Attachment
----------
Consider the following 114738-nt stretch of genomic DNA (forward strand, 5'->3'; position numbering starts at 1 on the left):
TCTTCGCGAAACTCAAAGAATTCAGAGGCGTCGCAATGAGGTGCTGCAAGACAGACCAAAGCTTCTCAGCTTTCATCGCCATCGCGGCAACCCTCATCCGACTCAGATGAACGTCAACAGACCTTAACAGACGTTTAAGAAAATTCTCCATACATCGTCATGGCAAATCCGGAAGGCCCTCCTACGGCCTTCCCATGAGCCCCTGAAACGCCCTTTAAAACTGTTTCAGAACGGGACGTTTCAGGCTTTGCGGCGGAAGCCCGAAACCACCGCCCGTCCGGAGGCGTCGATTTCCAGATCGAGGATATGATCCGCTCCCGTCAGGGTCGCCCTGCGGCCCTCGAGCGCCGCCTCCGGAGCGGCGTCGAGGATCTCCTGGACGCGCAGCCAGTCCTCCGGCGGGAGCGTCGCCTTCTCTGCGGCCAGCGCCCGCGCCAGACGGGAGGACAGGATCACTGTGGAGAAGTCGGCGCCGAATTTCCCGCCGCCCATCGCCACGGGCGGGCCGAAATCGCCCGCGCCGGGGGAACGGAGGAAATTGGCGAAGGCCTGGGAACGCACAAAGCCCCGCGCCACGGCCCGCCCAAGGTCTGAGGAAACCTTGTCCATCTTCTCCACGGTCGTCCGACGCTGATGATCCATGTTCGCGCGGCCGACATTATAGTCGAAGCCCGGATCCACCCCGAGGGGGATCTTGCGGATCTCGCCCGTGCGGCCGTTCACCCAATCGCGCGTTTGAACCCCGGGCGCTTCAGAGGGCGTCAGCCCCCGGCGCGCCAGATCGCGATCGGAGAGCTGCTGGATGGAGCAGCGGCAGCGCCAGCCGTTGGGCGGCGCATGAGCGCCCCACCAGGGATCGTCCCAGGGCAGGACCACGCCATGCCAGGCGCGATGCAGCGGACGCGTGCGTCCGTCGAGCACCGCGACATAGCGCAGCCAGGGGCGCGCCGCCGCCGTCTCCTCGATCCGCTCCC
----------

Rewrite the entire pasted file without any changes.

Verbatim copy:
Consider the following 114738-nt stretch of genomic DNA (forward strand, 5'->3'; position numbering starts at 1 on the left):
TCTTCGCGAAACTCAAAGAATTCAGAGGCGTCGCAATGAGGTGCTGCAAGACAGACCAAAGCTTCTCAGCTTTCATCGCCATCGCGGCAACCCTCATCCGACTCAGATGAACGTCAACAGACCTTAACAGACGTTTAAGAAAATTCTCCATACATCGTCATGGCAAATCCGGAAGGCCCTCCTACGGCCTTCCCATGAGCCCCTGAAACGCCCTTTAAAACTGTTTCAGAACGGGACGTTTCAGGCTTTGCGGCGGAAGCCCGAAACCACCGCCCGTCCGGAGGCGTCGATTTCCAGATCGAGGATATGATCCGCTCCCGTCAGGGTCGCCCTGCGGCCCTCGAGCGCCGCCTCCGGAGCGGCGTCGAGGATCTCCTGGACGCGCAGCCAGTCCTCCGGCGGGAGCGTCGCCTTCTCTGCGGCCAGCGCCCGCGCCAGACGGGAGGACAGGATCACTGTGGAGAAGTCGGCGCCGAATTTCCCGCCGCCCATCGCCACGGGCGGGCCGAAATCGCCCGCGCCGGGGGAACGGAGGAAATTGGCGAAGGCCTGGGAACGCACAAAGCCCCGCGCCACGGCCCGCCCAAGGTCTGAGGAAACCTTGTCCATCTTCTCCACGGTCGTCCGACGCTGATGATCCATGTTCGCGCGGCCGACATTATAGTCGAAGCCCGGATCCACCCCGAGGGGGATCTTGCGGATCTCGCCCGTGCGGCCGTTCACCCAATCGCGCGTTTGAACCCCGGGCGCTTCAGAGGGCGTCAGCCCCCGGCGCGCCAGATCGCGATCGGAGAGCTGCTGGATGGAGCAGCGGCAGCGCCAGCCGTTGGGCGGCGCATGAGCGCCCCACCAGGGATCGTCCCAGGGCAGGACCACGCCATGCCAGGCGCGATGCAGCGGACGCGTGCGTCCGTCGAGCACCGCGACATAGCGCAGCCAGGGGCGCGCCGCCGCCGTCTCCTCGATCCGCTCCC